May 24, 2016 by Sara Tatelman
It’s not all about that face when it comes to fighting fraud on a large scale. Cracking down on individuals can work to prevent soft fraud—a policyholder, for example, claiming a two-year-old dent came from yesterday’s fender bender. But it isn’t effective in detecting and preventing hard fraud.
John Lorimer, vice-president of analytics fraud development at LexisNexis in Alpharetta, Georgia, says those acts are premeditated, collusive and “may be committed by rings or organizations that frankly are in the business to create fraud.” In 2012, for example, Project Whiplash in Ontario cracked down on a staged car crash scheme involving at least 37 people and several million dollars.
To ferret out fraud rings, firms must look to their devices that “are often being used in an office setting by multiple people working shifts to carry out diverse kinds of fraud,” says Scott Waddell, chief technology officer at Iovation, a Portland company offering device-based anti-fraud products.
The computers, tablets and cell phones linked to fraudulent activity are likely to be involved in defrauding companies in other industries “because that’s just a natural behavior profile for the bad guys.” Fraudsters will “shotgun out there across those businesses when they have stolen identity credentials that can be used for opening up fraudulent accounts and quotes and claims with insurance [companies].” They can also use those accounts “to fraudulently apply for credit, or leverage for bogus retail transactions.”
Lorimer points out that fraud detection is “really more about the transaction than it is about the person.” An insurance quote request coming from an IP address previously linked to banking fraud might not lead to the perpetrator “but that’s still a connectivity that you want to take a look at.”
A 2015 LexisNexis study discovered that 84 percent of businesses encounter fraud from other industries, so info-sharing between insurers, while helpful, can only go so far. To fill that gap, companies such as LexisNexis and Iovation have created databases in which they crunch clients’ fraud stats and share the normalized information to all contributors. That way, clients can screen claims and quote requests and know which are connected to fraudulent incidents at other companies.
These networks mean “you’re not just able to say, ‘Hey, I recognize this device as one that’s hurt me before,’ but instead, ‘I recognize this device as one that’s hurt another insurance vendor or an aggregator or a bank or a retailer,’” says Waddell. Based on that, “I’m going to increase the scrutiny that I place on that transaction, or I’m going to reject it outright. That can materially impact my fraud catch.”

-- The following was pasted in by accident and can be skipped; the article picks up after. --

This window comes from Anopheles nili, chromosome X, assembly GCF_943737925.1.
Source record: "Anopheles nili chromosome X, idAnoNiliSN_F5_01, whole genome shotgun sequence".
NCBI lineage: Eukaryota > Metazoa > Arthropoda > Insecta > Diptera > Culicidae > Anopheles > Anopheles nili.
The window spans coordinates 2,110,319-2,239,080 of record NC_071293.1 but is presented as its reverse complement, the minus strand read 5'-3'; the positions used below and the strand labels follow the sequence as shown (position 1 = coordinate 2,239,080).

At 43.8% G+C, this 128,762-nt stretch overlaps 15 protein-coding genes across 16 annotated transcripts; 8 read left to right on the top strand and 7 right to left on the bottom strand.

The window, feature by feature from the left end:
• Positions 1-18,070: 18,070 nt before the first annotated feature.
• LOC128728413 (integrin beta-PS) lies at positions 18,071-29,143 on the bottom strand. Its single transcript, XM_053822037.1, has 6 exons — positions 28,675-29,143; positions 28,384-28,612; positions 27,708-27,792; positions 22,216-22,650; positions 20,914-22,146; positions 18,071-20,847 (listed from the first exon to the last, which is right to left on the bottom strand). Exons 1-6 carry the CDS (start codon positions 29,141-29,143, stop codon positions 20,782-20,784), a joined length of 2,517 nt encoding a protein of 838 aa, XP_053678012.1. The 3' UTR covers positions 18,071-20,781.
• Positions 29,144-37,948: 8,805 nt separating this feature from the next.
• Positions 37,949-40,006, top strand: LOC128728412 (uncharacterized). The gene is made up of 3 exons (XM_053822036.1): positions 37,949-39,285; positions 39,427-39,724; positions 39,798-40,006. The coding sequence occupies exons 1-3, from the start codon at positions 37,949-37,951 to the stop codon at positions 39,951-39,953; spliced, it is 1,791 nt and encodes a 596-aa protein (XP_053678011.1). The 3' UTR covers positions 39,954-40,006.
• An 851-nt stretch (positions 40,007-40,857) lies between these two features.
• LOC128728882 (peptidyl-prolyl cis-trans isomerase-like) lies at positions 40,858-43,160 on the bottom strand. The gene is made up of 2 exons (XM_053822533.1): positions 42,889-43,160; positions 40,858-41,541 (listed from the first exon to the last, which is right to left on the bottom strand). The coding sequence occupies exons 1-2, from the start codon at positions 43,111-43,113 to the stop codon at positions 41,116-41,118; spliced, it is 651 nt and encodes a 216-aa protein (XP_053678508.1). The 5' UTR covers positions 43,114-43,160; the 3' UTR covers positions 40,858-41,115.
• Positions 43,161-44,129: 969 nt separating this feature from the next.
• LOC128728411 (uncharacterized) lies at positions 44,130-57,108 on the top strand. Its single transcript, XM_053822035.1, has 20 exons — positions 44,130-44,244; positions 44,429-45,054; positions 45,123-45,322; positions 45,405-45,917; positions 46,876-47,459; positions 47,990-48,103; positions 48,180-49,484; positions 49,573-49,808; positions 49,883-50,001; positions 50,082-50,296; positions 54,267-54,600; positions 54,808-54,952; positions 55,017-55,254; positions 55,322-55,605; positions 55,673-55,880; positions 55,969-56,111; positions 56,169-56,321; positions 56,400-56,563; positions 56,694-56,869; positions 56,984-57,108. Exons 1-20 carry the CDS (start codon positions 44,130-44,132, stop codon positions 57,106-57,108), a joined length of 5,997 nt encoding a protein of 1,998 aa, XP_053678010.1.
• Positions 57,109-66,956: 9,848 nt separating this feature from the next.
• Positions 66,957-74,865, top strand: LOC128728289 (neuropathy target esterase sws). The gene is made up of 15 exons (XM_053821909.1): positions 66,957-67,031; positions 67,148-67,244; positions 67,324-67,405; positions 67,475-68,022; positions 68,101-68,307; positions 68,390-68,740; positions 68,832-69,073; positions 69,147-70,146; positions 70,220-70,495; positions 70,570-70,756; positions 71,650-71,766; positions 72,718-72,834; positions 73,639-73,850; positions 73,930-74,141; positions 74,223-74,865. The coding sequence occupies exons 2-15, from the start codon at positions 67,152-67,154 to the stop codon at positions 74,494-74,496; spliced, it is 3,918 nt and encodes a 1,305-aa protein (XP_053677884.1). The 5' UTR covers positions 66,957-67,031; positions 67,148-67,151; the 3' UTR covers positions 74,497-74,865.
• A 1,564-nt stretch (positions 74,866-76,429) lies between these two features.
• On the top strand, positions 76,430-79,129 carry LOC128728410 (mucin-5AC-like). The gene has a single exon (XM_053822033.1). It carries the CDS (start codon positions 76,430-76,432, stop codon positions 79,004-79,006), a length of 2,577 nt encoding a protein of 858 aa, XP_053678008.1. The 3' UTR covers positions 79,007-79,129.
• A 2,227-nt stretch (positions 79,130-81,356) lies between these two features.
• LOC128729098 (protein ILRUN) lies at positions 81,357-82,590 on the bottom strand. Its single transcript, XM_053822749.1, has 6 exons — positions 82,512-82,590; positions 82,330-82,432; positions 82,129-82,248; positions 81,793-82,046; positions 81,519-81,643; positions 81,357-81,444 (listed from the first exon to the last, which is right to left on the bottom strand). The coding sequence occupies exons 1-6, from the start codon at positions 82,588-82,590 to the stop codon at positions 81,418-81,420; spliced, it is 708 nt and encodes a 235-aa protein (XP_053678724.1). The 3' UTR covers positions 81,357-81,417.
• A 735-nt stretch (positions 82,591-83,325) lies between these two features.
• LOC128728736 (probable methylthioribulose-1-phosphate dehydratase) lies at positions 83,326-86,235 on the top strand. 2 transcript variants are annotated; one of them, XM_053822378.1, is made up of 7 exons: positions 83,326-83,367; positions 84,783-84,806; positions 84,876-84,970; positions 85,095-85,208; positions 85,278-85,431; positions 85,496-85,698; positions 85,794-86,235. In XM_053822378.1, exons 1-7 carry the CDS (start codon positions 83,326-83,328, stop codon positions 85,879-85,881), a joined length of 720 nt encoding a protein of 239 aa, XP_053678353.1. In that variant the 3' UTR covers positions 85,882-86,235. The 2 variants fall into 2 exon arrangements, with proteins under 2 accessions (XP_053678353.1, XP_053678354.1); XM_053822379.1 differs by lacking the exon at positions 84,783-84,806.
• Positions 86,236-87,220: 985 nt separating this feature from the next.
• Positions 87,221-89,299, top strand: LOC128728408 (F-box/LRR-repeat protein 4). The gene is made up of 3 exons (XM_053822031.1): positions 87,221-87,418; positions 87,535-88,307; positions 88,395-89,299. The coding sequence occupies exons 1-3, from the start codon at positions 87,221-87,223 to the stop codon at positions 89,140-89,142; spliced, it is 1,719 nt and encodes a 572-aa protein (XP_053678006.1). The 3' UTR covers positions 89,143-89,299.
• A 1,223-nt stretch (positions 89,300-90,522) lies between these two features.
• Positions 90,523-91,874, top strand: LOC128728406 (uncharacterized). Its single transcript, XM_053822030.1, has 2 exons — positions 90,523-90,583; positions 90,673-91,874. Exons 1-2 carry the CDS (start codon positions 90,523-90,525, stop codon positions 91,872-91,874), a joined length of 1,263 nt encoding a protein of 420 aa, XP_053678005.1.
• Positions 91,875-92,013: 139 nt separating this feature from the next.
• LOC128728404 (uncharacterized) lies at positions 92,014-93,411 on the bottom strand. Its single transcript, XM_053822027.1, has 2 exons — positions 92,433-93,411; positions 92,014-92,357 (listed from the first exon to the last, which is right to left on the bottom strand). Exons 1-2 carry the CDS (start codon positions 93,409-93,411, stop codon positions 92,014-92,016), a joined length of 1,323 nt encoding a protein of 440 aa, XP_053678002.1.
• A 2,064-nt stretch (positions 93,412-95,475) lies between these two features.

Other than IP addresses linked to previous fraud, the databases pick up on physical addresses tied to fraud and IP addresses linked to dozens of quote requests or claims in short order, a data point Waddell calls velocity. “You know, your grandmother doesn’t do that through her iPad, right? That’s the kind of stuff that sticks out like a sore thumb.” Geographical mismatches can also be suspicious—a domestic American bank shouldn’t have requests originating from east Africa. Plus, “the newer a device is to an account, the more likely it is to be something like an account takeover scenario.”
The LexisNexis database is called the Fraud Defense Network, and includes data from American companies in industries such as insurance, healthcare, retail, banking and communications (it’s not yet available in Canada). One of the major challenges in running the network, says Lorimer, is determining the reliability of each fraud submission. A criminal case may look airtight but insurers often drop a fraudulent claim after denying it because of the difficulty in getting a conviction. “…That saves the insurance company money, but those same fraudsters will then turn around and do the same thing again to another insurer… So not having visibility into what these kinds of individuals are doing more broadly ultimately works against the ability to mitigate fraud.”
A claim an insurer found fraudulent and denied but didn’t pursue in court “doesn’t reach the bar of proven but it still has weight and it still has value,” says Lorimer. LexisNexis summarizes all the information it receives from the Fraud Defense Network participants, weighting some data more heavily than others, so its clients can decide how to proceed.
The network also differentiates between identity theft—where companies might have the name of the fraud victim, not the fraudster—and perpetrator fraud, where the culprit uses their own information. In the former, says Lorimer, companies need to proceed carefully and avoid accusing victims of defrauding them.
Then there are those who steal a name from one person, swipe an address from another and pull a phone number out of thin air. Armed with such “a Frankenstein of identity elements,” Waddell notes, fraudsters request quotes in the hopes of buying cheap policies and quickly filing claims. And in some districts, it’s very difficult for insurers to deny policy applications.